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UMass celebrates groundbreaking of new $52 million Design Building

Robert Rigo/Daily Collegian

(Robert Rigo/Daily Collegian)

The University of Massachusetts celebrated the planned construction of the $52 million Design Building on Friday at a ceremonial groundbreaking. The ceremony honored the state-of-the-art academic facility and the innovative wood construction technologies it will incorporate.

About 100 people celebrated at the event, which featured remarks from UMass President Marty Meehan. Chancellor Kumble R. Subbaswamy, Provost and Senior Vice Chancellor for Academic Affairs Katherine Newman and State Rep. Ellen Story also spoke.

“It’s bold, beautiful, and brilliant,” said Subbaswamy of the building, which he said will be “the most advanced wood structure in the United States” once completed, yielding zero carbon emissions.

Construction of the Design Building began in the spring and is expected to be finished in 2017.

The structure, which will be 87,200 square feet, will house three areas of academic study from three separate colleges. These include Landscape Architecture & Regional Planning in the College of Social and Behavioral Sciences, the Department of Architecture in the College of Humanities and Fine Arts and the Building Construction Technology program in the College of Natural Sciences.

It will occupy parts of parking lot 62, which is next to the Studio Arts Building.

“It’s going to be a very exciting new building,” UMass Project Manager Burt Ewart told the Daily Collegian in the spring. “It’s being designed as a modern showcase of timber technology.”

The “super sustainable” four-story structure will feature wood frame construction rather than common steel and concrete construction types. It will be built with recyclable and renewable materials and will utilize high-tech wood technologies made possible by the Environmental Bond Bill passed by the Massachusetts state legislature in 2014.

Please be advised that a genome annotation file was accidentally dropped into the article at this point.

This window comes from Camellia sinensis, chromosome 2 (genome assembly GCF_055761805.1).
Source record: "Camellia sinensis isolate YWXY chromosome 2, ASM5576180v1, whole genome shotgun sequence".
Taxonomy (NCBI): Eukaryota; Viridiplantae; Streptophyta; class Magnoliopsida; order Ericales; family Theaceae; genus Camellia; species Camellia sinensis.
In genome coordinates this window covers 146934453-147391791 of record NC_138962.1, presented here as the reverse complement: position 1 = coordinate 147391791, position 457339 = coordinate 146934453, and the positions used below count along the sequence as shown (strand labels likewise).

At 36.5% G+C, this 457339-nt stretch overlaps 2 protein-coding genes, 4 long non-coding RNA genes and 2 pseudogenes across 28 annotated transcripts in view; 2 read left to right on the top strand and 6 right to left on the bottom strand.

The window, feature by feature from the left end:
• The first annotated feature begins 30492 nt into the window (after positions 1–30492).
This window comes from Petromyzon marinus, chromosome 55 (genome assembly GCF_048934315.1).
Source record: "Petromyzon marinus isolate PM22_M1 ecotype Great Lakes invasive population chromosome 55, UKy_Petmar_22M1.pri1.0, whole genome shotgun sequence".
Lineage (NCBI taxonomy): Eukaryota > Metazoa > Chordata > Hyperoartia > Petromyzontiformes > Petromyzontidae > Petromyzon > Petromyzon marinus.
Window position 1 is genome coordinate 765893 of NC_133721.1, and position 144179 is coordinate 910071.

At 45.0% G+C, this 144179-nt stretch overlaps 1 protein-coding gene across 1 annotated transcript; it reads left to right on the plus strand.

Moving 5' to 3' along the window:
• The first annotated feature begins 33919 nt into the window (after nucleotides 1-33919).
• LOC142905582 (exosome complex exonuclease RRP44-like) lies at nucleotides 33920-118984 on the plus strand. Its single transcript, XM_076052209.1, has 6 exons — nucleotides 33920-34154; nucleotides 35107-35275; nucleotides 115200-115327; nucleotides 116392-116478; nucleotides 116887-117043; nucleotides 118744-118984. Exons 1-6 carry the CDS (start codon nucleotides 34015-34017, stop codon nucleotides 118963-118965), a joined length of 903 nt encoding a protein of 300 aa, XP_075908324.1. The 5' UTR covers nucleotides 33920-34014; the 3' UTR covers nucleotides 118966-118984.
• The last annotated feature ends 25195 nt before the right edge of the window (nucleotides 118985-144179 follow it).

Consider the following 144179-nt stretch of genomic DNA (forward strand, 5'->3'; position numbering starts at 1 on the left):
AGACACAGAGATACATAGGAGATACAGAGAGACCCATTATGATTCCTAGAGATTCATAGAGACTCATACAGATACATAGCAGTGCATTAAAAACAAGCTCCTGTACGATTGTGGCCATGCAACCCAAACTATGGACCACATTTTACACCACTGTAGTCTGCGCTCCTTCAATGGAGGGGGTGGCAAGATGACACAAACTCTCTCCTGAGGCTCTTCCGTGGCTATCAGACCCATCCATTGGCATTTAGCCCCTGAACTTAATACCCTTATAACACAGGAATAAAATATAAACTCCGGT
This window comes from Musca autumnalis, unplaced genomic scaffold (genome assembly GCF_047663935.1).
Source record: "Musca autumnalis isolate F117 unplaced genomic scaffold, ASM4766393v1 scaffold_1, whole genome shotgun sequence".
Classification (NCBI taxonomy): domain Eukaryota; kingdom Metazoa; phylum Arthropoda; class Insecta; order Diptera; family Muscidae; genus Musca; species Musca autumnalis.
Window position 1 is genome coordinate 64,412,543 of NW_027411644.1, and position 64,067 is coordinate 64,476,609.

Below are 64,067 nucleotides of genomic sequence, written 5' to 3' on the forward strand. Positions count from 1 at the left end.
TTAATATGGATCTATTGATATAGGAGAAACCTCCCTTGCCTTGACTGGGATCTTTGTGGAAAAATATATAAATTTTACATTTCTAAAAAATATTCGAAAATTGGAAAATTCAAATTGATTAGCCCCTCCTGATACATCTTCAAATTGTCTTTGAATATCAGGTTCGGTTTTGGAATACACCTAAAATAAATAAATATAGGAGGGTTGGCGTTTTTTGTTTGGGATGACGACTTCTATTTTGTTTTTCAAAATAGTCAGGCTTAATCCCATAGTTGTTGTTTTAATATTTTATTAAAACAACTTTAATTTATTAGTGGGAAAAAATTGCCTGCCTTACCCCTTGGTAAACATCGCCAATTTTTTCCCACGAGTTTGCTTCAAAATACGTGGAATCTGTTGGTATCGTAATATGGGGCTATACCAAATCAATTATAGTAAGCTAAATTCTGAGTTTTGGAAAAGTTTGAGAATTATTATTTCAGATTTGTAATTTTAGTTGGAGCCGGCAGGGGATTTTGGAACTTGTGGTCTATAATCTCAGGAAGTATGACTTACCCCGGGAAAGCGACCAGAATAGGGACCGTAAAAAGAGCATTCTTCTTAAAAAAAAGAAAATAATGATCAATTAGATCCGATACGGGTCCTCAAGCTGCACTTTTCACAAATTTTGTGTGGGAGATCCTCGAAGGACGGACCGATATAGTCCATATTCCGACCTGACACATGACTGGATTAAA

“We have old timber buildings but they’re ancient,” said Ewart. “Technology has changed a lot,”

Proposed designs show the wooden superstructure will include a two-story central courtyard, classrooms, studios, lounges, materials testing labs, offices, meeting rooms, research spaces and a café.

A “green roof” outdoor courtyard and garden on the third floor will help maintain moisture and prevent storm-water runoff, keeping the building cooler and reducing the need for air-conditioning.

Other sustainable features include low-flow water fixtures, light sensors and energy-efficient heating and ventilation systems. Space will be left on the roof for the possible installation of solar panels.

It is intended that the finished building will reveal different components of the building’s mechanical, electrical and plumbing systems for teaching purposes.

The groundbreaking ceremony included a wooden structural beam to be used in the Design Building that was available for attendees to sign their names on.

Story praised former Congressman John Olver, who attended the event but did not speak. She said in her speech that he insisted the building use a wooden rather than steel structure, which he was able to support by securing $3 million in funding.

Meehan also praised Olver for his collaboration involved with the building, pointing out that the building requires borrowing money that must be repaid.

“Excellence costs money. I will never compromise when it comes to excellence,” he said.

The project is being financed through the UMass Building Authority, which hired Boston-based Leers Weinzapfel Associates to design the building.

Colby Sears can be reached at csears@umass.edu and followed on Twitter @colbysears.

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